With the public, and various industry figures, still talking about director Martin Scorsese’s remarks pertaining to comic book movies, it’s a good time for two things to be kept in mind. The first is that Scorsese himself is actually tied to a comic movie himself, as the executive producer/inspiration for director Todd Phillips’ take on a classic DC villain in Joker. But the latest, and more important thing to think about is how The Irishman’s helmer almost brought the film to life himself, as he’d thought of directing the film himself for a handful of years.
In a recent discussion while promoting his brand new Netflix original movie, Martin Scorsese admitted as much as he recounted how connected he truly is to the project:
I know the film very well. I know [director Todd Phillips] very well. My producer Emma Tillinger Koskoff produced it. I thought about it a lot over the last four years and decided I did not have the time for it. It was personal reasons why I didn’t get involved. But I know the script very well. It has a real energy and Joaquin. You have remarkable work.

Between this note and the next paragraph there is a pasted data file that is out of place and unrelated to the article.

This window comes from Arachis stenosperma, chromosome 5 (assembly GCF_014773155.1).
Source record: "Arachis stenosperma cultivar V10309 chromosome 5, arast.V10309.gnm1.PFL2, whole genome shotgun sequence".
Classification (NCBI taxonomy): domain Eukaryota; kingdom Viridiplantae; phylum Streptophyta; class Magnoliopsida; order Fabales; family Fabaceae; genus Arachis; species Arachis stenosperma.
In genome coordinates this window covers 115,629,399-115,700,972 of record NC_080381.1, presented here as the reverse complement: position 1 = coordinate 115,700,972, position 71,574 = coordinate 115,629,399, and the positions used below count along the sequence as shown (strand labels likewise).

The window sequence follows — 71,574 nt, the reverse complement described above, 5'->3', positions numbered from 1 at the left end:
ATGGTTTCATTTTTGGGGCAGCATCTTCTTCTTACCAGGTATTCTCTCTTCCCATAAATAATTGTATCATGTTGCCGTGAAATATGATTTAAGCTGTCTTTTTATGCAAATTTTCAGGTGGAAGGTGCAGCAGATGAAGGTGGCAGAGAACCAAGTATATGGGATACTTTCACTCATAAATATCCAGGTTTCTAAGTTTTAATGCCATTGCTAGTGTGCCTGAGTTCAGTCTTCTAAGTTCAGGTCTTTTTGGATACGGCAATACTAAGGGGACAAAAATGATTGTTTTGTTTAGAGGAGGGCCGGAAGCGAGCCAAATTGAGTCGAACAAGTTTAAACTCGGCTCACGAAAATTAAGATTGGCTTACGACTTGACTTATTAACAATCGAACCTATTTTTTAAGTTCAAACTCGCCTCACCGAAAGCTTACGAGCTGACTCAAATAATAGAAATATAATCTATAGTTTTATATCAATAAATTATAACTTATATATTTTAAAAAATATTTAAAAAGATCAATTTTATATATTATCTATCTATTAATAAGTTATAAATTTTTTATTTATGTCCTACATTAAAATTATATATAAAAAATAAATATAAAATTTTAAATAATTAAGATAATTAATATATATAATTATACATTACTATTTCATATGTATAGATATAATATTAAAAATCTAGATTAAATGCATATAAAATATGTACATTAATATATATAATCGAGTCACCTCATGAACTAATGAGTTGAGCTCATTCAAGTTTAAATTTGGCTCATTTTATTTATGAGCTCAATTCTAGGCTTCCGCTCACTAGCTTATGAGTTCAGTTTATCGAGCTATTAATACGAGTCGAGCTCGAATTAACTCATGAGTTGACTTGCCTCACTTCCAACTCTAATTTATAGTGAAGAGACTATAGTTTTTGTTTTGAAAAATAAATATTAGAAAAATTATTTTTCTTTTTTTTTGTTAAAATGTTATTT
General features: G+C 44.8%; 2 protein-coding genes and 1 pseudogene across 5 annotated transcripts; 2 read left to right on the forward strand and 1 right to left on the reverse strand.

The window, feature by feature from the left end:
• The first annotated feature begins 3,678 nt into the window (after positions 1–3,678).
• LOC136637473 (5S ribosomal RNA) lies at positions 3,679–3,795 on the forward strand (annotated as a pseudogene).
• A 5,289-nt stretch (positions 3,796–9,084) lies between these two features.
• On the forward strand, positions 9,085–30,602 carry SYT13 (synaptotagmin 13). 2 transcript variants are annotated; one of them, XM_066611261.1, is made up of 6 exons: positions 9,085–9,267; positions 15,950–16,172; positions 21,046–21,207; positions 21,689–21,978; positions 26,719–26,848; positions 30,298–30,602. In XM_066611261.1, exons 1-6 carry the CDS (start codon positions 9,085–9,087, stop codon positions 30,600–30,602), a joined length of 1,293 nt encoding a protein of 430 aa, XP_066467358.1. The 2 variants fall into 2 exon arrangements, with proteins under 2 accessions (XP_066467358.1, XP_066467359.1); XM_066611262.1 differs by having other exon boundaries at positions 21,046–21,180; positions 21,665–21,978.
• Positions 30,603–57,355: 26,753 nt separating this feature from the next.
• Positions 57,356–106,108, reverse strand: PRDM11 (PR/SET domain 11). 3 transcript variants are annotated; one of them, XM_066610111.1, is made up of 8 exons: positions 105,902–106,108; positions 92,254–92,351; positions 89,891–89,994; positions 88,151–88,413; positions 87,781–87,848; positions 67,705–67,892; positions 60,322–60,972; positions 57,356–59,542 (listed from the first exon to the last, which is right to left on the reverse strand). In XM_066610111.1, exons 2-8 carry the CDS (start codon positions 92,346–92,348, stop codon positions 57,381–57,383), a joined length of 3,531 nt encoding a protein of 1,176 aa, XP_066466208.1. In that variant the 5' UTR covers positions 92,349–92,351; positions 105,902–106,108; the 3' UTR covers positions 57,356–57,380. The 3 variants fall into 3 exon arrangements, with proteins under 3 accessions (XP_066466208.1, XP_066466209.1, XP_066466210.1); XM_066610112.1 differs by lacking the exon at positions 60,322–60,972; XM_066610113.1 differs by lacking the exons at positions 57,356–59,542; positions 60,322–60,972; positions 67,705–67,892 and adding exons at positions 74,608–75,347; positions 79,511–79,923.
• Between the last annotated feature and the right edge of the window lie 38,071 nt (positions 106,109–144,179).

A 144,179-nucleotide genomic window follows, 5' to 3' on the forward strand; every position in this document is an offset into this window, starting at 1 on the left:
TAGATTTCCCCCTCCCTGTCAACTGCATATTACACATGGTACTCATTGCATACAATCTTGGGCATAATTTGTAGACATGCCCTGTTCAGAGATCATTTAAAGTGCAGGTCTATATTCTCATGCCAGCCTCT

With Joker starting its development history roughly four or five years ago, it sounds like at one point this project could have derailed the long delayed Martin Scorsese passion project Silence, which was finally realized as a film in 2016. Ultimately, it wasn’t to be, because there was one key factor that stumped Scorsese in turning DC’s clown prince of crime into a reality.
As he admitted to BBC Cinematic, the legendary director was more interested in turning the character into an abstract depiction of the Batman baddie, rather than making a film that lead to Joaquin Phoenix’s Arthur Fleck turning into the Joker. While we now know that Fleck’s character very much isn’t the figure that will terrorize Rober Pattinson’s variant of the role in director Matt Reeves’ The Batman, history has shown us why this idea simply wasn’t on the table previously.
During Joker’s development cycle, the DC Extended Universe was still trying to adapt the Marvel Studios playbook into their own stable of characters. With the prevailing sentiment being that Jared Leto’s incarnation of The Joker from Suicide Squad would be the one to front any sort of spin-off, there looked to be no choice but to let this project connect to the world at large.
It wasn’t until the stability of the DCEU came into question, in a post-Justice League debacle release slate, that Joker was able to exist in its current state. By which point, Martin Scorsese had been working on another project he’d been meaning to get around to in this lifetime: The Irishman.